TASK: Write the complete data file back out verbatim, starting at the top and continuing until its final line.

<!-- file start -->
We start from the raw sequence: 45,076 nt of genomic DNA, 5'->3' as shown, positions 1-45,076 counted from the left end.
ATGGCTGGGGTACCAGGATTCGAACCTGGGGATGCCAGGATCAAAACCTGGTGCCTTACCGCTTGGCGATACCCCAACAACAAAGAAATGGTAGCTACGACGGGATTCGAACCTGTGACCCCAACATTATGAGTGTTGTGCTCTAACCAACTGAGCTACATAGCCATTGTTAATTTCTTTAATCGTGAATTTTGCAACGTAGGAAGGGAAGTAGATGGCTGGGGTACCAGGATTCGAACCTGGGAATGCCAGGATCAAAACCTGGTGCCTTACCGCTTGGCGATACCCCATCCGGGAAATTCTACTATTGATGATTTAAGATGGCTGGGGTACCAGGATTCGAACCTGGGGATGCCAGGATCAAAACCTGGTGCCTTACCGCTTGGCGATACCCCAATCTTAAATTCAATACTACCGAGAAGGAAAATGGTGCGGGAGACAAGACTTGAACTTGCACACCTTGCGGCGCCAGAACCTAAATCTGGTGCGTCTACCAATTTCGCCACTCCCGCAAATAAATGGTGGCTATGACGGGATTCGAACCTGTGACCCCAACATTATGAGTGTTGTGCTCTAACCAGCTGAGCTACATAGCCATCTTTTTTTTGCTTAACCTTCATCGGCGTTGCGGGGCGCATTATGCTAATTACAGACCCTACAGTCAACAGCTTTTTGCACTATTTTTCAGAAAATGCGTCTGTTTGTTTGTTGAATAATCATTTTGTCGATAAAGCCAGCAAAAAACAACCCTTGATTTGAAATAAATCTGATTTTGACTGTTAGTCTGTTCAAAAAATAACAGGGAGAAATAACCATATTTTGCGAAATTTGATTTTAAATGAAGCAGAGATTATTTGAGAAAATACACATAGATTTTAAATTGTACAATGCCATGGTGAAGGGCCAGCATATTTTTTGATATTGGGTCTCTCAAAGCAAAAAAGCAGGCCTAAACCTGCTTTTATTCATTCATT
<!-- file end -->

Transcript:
We start from the raw sequence: 45,076 nt of genomic DNA, 5'->3' as shown, positions 1-45,076 counted from the left end.
ATGGCTGGGGTACCAGGATTCGAACCTGGGGATGCCAGGATCAAAACCTGGTGCCTTACCGCTTGGCGATACCCCAACAACAAAGAAATGGTAGCTACGACGGGATTCGAACCTGTGACCCCAACATTATGAGTGTTGTGCTCTAACCAACTGAGCTACATAGCCATTGTTAATTTCTTTAATCGTGAATTTTGCAACGTAGGAAGGGAAGTAGATGGCTGGGGTACCAGGATTCGAACCTGGGAATGCCAGGATCAAAACCTGGTGCCTTACCGCTTGGCGATACCCCATCCGGGAAATTCTACTATTGATGATTTAAGATGGCTGGGGTACCAGGATTCGAACCTGGGGATGCCAGGATCAAAACCTGGTGCCTTACCGCTTGGCGATACCCCAATCTTAAATTCAATACTACCGAGAAGGAAAATGGTGCGGGAGACAAGACTTGAACTTGCACACCTTGCGGCGCCAGAACCTAAATCTGGTGCGTCTACCAATTTCGCCACTCCCGCAAATAAATGGTGGCTATGACGGGATTCGAACCTGTGACCCCAACATTATGAGTGTTGTGCTCTAACCAGCTGAGCTACATAGCCATCTTTTTTTTGCTTAACCTTCATCGGCGTTGCGGGGCGCATTATGCTAATTACAGACCCTACAGTCAACAGCTTTTTGCACTATTTTTCAGAAAATGCGTCTGTTTGTTTGTTGAATAATCATTTTGTCGATAAAGCCAGCAAAAAACAACCCTTGATTTGAAATAAATCTGATTTTGACTGTTAGTCTGTTCAAAAAATAACAGGGAGAAATAACCATATTTTGCGAAATTTGATTTTAAATGAAGCAGAGATTATTTGAGAAAATACACATAGATTTTAAATTGTACAATGCCATGGTGAAGGGCCAGCATATTTTTTGATATTGGGTCTCTCAAAGCAAAAAAGCAGGCCTAAACCTGCTTTTATTCATTCATT